Soprano
Acclaim
Glorious Gauvin

By now Canadian soprano Karina Gauvin has appeared on a couple of dozen recordings and she always impresses. Aside from some Mozart, Britten, Barber, and another composer or two, her repertoire has been solidly based in the Baroque. We’ve come a long way from the HIP sounds of Emma Kirkby and Judith Nelson—not that I’m criticizing or denigrating them—and Gauvin’s rich sound has nothing of the boy treble in it; it is a full lyric soprano. It isn’t merely that she sings with vibrato—she simply has vibrato that she will occasionally eschew for effect; it is her echt womanliness that comes across so vividly.

Except for Meleagro in Handel’s Atalanta, a male role written for soprano castrato, all of the arias on this CD are women’s roles. And “Care selve” from that opera has been sung by everyone, from Leontyne Price to Pavarotti, with Kiri Te Kanawa in between. This CD pays homage to Anna Maria Strada del Po, who sang works by Vivaldi and Vinci before moving to London and performing in no less than 24 of Handel’s operas beginning in 1729 and until 1737. (The composer was relieved not to have the “dueling divas” Cuzzoni and Bordoni to referee anymore.)

Strada was one of three singers for whom Handel wrote a high C. Her dramatic range must have been great as well: he created Alcina for her. On this CD, Gauvin sings three of Alcina’s arias: the wandering, picturesque “Ombre pallide”; the sad, introspective “Si son quella”; and the emotionally complicated, self-pitying, angry “Ah! mio cor”. For these alone, with all their mood swings and varying vocal styles and dynamic ranges, this CD is worth buying.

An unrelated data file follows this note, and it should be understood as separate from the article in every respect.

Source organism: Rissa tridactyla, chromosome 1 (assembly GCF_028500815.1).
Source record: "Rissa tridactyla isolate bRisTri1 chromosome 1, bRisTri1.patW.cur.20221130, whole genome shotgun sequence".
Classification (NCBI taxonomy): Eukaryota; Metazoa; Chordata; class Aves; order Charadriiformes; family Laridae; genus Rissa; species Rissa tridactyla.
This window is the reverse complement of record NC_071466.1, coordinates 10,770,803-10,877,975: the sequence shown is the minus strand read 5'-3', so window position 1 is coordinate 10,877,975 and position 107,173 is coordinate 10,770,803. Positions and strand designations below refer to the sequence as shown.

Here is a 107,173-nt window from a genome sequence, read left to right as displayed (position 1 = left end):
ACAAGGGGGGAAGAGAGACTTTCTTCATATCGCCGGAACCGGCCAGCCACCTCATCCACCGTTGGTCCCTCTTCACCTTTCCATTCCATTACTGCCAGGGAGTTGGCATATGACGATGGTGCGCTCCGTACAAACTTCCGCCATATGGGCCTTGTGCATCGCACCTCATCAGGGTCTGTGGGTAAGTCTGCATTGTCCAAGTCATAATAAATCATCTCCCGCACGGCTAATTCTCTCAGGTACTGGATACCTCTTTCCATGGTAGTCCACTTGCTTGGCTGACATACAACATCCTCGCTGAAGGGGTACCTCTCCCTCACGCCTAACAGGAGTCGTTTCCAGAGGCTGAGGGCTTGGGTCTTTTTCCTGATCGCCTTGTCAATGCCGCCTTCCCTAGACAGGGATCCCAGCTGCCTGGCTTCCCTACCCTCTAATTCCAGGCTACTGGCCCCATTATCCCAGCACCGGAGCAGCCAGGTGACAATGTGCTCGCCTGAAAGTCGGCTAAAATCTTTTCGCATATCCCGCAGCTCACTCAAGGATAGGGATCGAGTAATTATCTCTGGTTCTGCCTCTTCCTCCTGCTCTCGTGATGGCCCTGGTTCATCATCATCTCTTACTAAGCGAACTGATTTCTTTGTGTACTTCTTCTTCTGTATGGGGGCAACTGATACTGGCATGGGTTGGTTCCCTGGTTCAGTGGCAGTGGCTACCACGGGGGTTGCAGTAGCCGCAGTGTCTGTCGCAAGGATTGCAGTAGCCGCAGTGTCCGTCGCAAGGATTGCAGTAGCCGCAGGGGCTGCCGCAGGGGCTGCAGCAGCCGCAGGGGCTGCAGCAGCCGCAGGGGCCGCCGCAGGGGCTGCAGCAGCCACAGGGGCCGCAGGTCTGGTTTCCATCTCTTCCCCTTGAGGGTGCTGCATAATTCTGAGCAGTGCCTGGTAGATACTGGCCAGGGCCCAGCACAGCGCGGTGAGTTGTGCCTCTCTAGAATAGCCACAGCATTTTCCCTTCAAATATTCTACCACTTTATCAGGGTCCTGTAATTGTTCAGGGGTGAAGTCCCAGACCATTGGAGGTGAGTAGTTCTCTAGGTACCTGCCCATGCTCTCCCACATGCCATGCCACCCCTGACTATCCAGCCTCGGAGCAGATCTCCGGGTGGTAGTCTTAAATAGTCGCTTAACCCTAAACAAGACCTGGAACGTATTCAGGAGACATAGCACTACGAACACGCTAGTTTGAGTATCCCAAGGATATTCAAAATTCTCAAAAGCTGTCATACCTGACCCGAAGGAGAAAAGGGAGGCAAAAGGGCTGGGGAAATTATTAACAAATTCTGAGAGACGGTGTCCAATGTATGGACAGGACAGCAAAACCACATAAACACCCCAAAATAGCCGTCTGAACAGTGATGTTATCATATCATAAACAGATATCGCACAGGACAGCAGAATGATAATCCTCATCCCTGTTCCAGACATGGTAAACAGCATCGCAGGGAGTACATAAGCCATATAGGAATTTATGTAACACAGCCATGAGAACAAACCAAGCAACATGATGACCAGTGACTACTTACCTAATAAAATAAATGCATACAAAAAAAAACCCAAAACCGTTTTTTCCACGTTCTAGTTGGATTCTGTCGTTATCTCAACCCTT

“Scherza il mar” from Lotario dazzles to start the program, and Elmira’s “Dite pace” (from Sosarme), with a helpless character questioning the heavens, is marvelous as well. In fact, each interpretation here takes on the character of the person and situation, a feat even more remarkable when you consider that Gauvin’s voice is not a complex instrument: it is silky-smooth and luscious. Her innate musicality and perfect pitch create the thrills. “Care selve”, correctly accompanied by continuo alone, is a gorgeous, long-lined poem. And what a trill!

There are three well-spaced and brief orchestral interludes included, with the Adagio from Handel’s Concerto Grosso Op. 3 No. 1 being the most stunning. And throughout, the Arion Orchestre Baroque, playing on period instruments under Alexander Weidman, is never less than ideal. This is a stunner.

Robert Levine, ClassicsToday
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